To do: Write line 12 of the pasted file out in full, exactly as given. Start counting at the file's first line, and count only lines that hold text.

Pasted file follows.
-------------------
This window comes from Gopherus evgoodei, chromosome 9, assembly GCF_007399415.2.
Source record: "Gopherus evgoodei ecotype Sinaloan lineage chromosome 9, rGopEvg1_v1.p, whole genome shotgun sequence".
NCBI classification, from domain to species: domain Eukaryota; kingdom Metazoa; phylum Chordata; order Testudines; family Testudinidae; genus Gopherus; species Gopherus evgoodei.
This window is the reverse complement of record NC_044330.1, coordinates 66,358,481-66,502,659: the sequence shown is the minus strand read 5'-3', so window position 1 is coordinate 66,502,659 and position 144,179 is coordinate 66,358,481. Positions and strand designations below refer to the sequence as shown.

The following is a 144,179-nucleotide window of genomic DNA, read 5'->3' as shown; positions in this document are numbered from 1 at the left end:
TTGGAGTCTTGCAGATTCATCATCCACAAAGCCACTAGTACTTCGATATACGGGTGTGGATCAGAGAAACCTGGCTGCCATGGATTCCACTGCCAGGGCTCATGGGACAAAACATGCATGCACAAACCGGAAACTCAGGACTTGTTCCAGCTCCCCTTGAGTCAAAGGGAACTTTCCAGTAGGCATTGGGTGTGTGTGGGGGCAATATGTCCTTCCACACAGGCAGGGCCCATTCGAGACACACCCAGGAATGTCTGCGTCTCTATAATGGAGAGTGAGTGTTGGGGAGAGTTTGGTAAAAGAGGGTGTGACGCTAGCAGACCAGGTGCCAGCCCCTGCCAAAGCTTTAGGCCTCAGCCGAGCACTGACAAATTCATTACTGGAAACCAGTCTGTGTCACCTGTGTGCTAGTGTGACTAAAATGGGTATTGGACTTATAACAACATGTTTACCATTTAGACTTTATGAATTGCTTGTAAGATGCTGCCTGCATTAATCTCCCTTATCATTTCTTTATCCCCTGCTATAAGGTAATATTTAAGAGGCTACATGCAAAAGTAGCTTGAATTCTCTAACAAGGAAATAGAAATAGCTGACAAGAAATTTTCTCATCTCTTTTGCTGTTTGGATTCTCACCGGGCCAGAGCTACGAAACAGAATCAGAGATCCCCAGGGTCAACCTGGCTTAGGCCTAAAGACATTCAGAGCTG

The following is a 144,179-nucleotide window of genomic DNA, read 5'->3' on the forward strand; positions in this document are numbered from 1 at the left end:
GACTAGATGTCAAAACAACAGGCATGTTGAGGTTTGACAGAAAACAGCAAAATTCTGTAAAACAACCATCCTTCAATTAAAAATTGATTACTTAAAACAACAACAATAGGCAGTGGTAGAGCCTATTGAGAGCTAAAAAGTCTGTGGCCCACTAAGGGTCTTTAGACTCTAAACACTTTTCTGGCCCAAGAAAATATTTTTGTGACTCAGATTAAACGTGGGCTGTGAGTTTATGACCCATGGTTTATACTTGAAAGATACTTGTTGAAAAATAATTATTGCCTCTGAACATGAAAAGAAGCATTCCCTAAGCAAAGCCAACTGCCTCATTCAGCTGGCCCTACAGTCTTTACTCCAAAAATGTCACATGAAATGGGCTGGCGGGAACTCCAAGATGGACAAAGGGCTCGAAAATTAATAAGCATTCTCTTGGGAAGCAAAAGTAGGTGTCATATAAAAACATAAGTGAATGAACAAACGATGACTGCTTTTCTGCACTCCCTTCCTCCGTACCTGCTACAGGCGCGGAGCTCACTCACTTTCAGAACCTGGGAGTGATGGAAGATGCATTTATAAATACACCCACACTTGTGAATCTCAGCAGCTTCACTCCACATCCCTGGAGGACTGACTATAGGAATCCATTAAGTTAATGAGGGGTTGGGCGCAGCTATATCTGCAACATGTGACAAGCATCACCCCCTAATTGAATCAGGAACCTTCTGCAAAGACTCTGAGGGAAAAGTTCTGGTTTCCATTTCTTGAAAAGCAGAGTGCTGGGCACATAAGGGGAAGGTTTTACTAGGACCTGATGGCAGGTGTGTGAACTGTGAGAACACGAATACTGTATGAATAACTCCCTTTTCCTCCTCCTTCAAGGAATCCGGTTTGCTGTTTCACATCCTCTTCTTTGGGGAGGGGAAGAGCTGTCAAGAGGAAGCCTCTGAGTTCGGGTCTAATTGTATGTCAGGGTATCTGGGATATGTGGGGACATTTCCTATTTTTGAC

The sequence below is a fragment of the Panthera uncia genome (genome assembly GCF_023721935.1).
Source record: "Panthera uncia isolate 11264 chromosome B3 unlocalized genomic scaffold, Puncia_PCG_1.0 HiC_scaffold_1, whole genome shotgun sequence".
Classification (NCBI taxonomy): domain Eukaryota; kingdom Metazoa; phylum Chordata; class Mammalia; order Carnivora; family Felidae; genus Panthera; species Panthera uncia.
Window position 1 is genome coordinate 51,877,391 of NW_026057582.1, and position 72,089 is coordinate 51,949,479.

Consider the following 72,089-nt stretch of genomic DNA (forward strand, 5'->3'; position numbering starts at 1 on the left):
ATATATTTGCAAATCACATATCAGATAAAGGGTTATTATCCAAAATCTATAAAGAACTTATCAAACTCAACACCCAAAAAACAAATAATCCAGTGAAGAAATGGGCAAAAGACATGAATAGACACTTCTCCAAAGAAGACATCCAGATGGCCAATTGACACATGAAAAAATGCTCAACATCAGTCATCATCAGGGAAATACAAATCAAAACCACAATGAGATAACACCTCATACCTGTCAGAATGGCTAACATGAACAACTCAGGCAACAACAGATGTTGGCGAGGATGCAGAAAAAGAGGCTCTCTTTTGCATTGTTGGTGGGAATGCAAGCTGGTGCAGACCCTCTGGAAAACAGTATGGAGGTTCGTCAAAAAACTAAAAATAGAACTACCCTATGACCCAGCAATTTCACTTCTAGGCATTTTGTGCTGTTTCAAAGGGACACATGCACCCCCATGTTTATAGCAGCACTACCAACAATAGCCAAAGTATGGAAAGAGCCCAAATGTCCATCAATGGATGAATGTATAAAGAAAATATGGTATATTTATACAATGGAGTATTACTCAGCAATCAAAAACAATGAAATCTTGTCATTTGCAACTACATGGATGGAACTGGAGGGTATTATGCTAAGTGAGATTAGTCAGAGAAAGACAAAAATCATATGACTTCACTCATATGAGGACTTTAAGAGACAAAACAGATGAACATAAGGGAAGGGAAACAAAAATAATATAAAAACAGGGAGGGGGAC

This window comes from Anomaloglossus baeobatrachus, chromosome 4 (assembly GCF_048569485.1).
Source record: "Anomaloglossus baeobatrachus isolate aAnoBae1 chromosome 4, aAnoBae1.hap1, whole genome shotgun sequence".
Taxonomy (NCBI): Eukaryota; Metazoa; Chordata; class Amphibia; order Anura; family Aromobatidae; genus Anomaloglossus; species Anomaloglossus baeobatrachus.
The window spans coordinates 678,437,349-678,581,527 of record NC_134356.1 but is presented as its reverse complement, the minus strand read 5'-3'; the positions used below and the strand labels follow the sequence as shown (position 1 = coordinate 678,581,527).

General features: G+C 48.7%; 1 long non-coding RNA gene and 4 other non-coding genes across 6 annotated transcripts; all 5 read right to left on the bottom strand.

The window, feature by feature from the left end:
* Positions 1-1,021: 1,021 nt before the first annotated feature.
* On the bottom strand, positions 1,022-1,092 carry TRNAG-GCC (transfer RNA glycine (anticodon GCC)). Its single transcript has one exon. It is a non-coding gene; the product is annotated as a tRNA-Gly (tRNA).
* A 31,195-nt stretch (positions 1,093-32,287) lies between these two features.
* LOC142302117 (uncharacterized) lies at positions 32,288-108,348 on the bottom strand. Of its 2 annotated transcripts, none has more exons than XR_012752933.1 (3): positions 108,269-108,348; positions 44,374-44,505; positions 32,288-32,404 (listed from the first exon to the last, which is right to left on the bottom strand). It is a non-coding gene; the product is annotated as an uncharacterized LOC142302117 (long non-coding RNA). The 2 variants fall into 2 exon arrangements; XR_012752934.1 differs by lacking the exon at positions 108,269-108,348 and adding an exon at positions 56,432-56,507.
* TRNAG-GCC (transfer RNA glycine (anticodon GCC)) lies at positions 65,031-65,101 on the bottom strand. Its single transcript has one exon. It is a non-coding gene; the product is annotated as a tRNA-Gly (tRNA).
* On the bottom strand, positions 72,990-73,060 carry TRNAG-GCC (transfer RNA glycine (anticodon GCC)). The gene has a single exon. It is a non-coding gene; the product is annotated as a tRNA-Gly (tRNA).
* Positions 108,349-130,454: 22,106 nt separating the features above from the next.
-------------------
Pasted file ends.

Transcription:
Window position 1 is genome coordinate 51,877,391 of NW_026057582.1, and position 72,089 is coordinate 51,949,479.